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Planning & prototyping

Understanding requirements and writing specs

This is Joel Spolsky’s excellent definition of functional and technical specifications:

A functional specification describes how a product will work entirely from the user’s perspective. It doesn’t care how the thing is implemented. It talks about features. It specifies screens, menus, dialogs, and so on.

A technical specification describes the internal implementation of the program. It talks about data structures, relational database models, choice of programming languages and tools, algorithms, etc.”

- Joel Spolsky, Painless Functional Specifications - Part 2: What’s a Spec?

We develop technical specifications in an Agile fashion. First, overall technical architecture is specified and second, a more granular per story level of detail is specified.

Our approach to functional specifications is ‘just enough’.

We want to understand the customer’s needs and their domain, but we do not want to over-specify things for the sake of it as it generally goes against the ideas of Agile and continuous delivery.

A functional specification can be thought of as a document that records the choices the team make - it is an ongoing process. It supports the key things upfront that we have decided to develop as a minimum viable product (MVP) and then builds upon that as we go.

Understanding the company’s business is the largest and most important part of getting specifications ‘right’. If we design an elegant solution to the wrong problem, then the solution will fail regardless. Often the problem is not obvious - companies may be looking at symptoms and trying to fix those. It is our job to identify the problem rather than merely introducing patches for symptoms.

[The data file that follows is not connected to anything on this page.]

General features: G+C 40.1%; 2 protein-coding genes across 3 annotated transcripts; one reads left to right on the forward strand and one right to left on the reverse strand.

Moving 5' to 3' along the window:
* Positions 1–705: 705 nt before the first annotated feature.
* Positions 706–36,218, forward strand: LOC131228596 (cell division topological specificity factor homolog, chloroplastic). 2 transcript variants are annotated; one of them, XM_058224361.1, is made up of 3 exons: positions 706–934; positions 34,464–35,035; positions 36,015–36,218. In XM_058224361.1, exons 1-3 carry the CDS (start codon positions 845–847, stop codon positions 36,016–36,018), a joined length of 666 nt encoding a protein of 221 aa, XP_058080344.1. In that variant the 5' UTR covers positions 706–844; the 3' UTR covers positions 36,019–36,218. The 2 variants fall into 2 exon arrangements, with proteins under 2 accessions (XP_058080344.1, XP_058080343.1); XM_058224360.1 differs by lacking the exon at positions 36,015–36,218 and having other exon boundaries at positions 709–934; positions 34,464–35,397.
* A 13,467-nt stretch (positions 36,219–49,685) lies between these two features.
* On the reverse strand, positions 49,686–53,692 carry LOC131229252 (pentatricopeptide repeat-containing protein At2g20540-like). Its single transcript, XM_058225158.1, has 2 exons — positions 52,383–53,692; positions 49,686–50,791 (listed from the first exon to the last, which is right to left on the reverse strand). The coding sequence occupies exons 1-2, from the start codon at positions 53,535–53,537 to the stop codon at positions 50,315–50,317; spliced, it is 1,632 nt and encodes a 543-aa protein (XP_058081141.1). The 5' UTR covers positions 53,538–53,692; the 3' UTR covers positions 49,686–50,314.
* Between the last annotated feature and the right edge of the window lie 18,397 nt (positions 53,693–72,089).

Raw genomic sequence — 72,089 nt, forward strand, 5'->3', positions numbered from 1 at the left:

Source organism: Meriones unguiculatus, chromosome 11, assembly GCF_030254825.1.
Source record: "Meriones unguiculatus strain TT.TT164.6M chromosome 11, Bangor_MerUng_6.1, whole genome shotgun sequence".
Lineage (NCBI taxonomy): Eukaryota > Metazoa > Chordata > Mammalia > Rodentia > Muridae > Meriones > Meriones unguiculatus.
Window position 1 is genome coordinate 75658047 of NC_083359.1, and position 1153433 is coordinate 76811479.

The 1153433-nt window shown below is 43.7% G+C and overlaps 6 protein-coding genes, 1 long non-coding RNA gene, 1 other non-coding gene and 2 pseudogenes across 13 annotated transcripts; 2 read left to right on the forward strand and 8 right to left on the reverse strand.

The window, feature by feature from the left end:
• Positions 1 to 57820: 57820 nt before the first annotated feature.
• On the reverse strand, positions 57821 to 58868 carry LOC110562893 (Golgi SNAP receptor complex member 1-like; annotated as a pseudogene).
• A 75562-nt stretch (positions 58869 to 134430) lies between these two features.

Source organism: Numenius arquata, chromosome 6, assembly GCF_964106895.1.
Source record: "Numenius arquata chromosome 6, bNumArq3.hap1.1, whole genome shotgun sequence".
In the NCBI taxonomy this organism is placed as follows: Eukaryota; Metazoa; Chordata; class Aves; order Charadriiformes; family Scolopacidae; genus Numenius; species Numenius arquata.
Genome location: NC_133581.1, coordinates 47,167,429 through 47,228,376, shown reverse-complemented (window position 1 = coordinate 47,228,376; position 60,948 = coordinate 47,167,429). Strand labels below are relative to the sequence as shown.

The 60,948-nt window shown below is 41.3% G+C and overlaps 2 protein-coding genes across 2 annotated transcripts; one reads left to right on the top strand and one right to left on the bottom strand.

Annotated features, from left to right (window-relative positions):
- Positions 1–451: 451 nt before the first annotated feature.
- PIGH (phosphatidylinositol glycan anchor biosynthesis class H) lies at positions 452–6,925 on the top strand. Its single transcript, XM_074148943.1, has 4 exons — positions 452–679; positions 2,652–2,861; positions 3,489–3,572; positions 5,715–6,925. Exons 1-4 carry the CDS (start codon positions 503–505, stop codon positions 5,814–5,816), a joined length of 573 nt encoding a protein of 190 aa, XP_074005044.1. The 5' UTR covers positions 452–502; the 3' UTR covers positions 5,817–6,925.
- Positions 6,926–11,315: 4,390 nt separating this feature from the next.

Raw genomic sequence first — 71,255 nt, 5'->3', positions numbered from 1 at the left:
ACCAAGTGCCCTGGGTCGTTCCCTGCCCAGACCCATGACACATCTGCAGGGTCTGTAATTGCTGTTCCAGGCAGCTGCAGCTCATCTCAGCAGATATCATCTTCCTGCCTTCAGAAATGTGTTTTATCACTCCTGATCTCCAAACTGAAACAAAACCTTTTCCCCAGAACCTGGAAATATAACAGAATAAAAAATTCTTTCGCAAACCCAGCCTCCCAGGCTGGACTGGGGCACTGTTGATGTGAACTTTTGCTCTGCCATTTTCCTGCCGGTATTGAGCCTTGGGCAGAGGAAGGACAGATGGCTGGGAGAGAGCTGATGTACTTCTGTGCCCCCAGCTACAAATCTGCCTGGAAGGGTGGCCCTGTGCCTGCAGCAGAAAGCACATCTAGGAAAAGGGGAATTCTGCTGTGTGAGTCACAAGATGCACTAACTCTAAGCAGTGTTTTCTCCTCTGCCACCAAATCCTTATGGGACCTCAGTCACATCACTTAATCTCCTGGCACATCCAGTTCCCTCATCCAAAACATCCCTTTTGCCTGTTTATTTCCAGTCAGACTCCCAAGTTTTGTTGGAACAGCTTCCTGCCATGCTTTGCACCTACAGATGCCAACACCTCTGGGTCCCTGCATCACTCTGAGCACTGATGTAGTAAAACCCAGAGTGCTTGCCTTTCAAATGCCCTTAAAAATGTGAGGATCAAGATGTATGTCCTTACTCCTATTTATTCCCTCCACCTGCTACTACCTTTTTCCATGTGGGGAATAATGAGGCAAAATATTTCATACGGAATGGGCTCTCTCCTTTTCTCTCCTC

Given this approach, people are normally the most important component. Gathering knowledge of the customer’s employees, processes, and working patterns is key. To achieve this, we typically send a small exploratory team to be introduced to the customer’s team. We look to understand the entire working day of the people who will be impacted by the software solution. Sometimes in larger projects this is broken down into several sessions. We try and understand where the customer is and where they want to be - fundamentally a Gap Analysis, with proposed solutions flowing from that.

Before we start writing functional specifications we should be able to clearly define the goals of the project, what we think the return on investment of those goals will be, and have the customer agree with this.

The functional specification should cover the following points:

  • Define the goals of the project
  • Define the user control flow
  • Define the system architecture
  • Define the system infrastructure
  • Define the database model
  • Define the interfaces to APIs and other systems
  • Define the target platforms
  • Define the non-functional requirements

A specification should have one lead author. Several people may be involved in gathering knowledge and putting together the solution, but one person should oversee coherently putting the document together. There may be other editors but one person has final responsibility. This ensures that a specification reads with clarity.

“But no one reads the spec”

Keep things simple. Do not bamboozle the customer with unexplained acronyms or verbose prose. Trick people into reading it by presenting it in small pieces. Gather feedback. Do not use templates, they force linear approaches to nonlinear problems. Review often. Keep ROI in mind. We always balance the breadth and depth of a specification with the size of a project. Specifications are time intensive processes, but a necessary process to define the scope and capabilities of a piece of software.

Prototyping in code

Although we are a very design-centric company, we do not have any dedicated designers. Why? Because we believe it creates a disconnect between the realities of the implementation and the design process itself.